U.S.
v.
Vasquez-Munoz

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United States Court of Appeals, Fifth CircuitJun 28, 2007
236 Fed. Appx. 989 (5th Cir. 2007)

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No. 06-50492 Summary Calendar.

June 28, 2007.

Joseph H. Gay, Jr., Assistant U.S. Attorney, U.S. Attorney's Office Western District Of Texas, San Antonio, TX, for Plaintiff-Appellee.

Daniel Vela, Vela Del Fierro, San Antonio, TX, for Defendant-Appellant.

Appeal from the United States District Court for the Western District of Texas, USDC No. 2:05-CR-206-ALL.

Before DeMOSS, STEWART and PRADO, Circuit Judges.


Juan Arnulfo Vasquez-Munoz (Vasquez) appeals the 121-month sentence imposed following his plea of guilty to possession of 500 grams or more of methamphetamine with intent to distribute, a violation of 21 U.S.C. § 841(a)(1). Vasquez challenges the imposition of a two-level enhancement for importation of methamphetamine pursuant to U.S.S.G. § 2D1.1(b)(4), asserting, inter alia, that § 2D1.1(b)(4) requires proof of knowledge of importation; that the district court erred by failing to consider his knowledge; and that the evidence was insufficient to support a finding of knowledge. In the district court, however, Vasquez argued only that importation must be alleged and proven in light of United States v. Booker, 543 U.S. 220, 125 S.Ct. 738, 160 L.Ed.2d 621 (2005). Because Vasquez did not object to the enhancement on the ground he now raises on appeal, we review for plain error. See United States v. Garcia-Mendez, 420 F.3d 454, 456 (5th Cir. 2005), cert. denied, 546 U.S. 1199, 126 S.Ct. 1398, 164 L.Ed.2d 100 (2006). Under that standard, Vasquez must demonstrate (1) error, (2) that is plain, i.e., clear or obvious, and (3) that affected his substantial rights. See United States v. Garza-Lopez, 410 F.3d 268, 272 (5th Cir. 2005). Even if all three conditions are met, this court may exercise its discretion to correct the error only if the error "seriously affects the fairness, integrity, or public reputation of judicial proceedings." Id. (internal quotation marks and citation omitted).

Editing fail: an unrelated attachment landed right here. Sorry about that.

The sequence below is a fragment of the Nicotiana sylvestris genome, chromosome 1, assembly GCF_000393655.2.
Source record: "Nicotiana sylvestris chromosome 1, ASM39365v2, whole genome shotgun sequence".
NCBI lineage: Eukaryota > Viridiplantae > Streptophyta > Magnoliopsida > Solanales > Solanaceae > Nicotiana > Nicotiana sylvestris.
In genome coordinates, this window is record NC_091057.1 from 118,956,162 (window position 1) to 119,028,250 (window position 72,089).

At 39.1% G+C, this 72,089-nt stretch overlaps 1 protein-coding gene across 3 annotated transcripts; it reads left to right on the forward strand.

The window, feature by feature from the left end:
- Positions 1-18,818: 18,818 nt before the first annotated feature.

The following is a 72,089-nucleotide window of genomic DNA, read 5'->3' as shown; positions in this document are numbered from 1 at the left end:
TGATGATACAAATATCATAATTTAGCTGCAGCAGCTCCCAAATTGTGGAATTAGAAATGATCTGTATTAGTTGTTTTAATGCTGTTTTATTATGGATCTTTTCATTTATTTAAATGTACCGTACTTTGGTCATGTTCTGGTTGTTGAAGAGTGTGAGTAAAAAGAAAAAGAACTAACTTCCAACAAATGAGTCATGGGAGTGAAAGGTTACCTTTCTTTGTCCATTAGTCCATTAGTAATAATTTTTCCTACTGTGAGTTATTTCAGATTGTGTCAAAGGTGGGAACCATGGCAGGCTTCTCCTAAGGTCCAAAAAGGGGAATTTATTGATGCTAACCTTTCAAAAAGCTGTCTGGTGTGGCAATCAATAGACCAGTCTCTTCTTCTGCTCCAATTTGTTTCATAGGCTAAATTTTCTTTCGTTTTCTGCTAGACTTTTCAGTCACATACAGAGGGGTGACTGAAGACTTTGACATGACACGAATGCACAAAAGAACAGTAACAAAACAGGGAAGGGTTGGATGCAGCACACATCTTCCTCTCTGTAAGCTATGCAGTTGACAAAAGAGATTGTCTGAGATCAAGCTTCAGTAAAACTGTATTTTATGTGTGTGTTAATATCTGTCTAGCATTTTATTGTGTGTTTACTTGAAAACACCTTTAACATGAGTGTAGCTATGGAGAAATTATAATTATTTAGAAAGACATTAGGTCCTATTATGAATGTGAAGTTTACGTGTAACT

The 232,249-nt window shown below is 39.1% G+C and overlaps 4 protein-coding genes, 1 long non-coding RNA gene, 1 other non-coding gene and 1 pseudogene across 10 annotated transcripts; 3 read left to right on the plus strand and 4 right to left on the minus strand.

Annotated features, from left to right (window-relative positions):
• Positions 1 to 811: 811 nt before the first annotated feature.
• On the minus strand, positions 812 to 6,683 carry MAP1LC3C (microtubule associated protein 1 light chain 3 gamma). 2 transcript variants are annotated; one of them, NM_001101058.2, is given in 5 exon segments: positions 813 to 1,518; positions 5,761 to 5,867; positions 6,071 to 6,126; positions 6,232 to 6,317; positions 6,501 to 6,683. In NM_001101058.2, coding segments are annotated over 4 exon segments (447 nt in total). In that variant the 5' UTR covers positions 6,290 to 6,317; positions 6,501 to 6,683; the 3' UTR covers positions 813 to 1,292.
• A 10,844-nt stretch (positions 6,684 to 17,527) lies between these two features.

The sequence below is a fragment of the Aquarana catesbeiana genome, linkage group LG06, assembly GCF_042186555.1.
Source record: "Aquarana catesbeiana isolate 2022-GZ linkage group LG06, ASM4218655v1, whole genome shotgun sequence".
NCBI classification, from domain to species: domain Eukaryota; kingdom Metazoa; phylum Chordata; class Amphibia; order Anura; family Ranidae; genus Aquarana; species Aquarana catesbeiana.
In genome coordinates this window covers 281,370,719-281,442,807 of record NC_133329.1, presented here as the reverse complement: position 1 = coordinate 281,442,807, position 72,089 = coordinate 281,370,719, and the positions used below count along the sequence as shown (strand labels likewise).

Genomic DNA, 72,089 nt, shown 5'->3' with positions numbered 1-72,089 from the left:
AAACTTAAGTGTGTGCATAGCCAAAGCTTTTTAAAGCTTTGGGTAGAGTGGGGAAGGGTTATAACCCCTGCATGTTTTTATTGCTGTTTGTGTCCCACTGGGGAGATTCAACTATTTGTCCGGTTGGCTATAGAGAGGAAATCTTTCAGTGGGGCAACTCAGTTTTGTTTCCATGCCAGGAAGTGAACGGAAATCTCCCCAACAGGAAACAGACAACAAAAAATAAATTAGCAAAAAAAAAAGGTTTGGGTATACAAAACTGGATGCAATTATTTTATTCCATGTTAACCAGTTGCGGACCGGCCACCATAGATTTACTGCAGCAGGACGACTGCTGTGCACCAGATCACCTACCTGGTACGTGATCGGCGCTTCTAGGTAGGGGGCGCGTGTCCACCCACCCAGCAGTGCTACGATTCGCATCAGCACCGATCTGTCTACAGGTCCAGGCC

The unrebutted information in the presentence report reflected that Vasquez admitted in a post-arrest statement and during his presentence interview that he agreed to transport drugs from Mexico to Dallas and that he drove the delivery car with drugs from Mexico to the United States. Accordingly, even if knowledge is a required element of a § 2D1.1(b)(4) enhancement, the evidence amply supported the imposition of the enhancement. There was no error, plain or otherwise.

The judgment of the district court is AFFIRMED.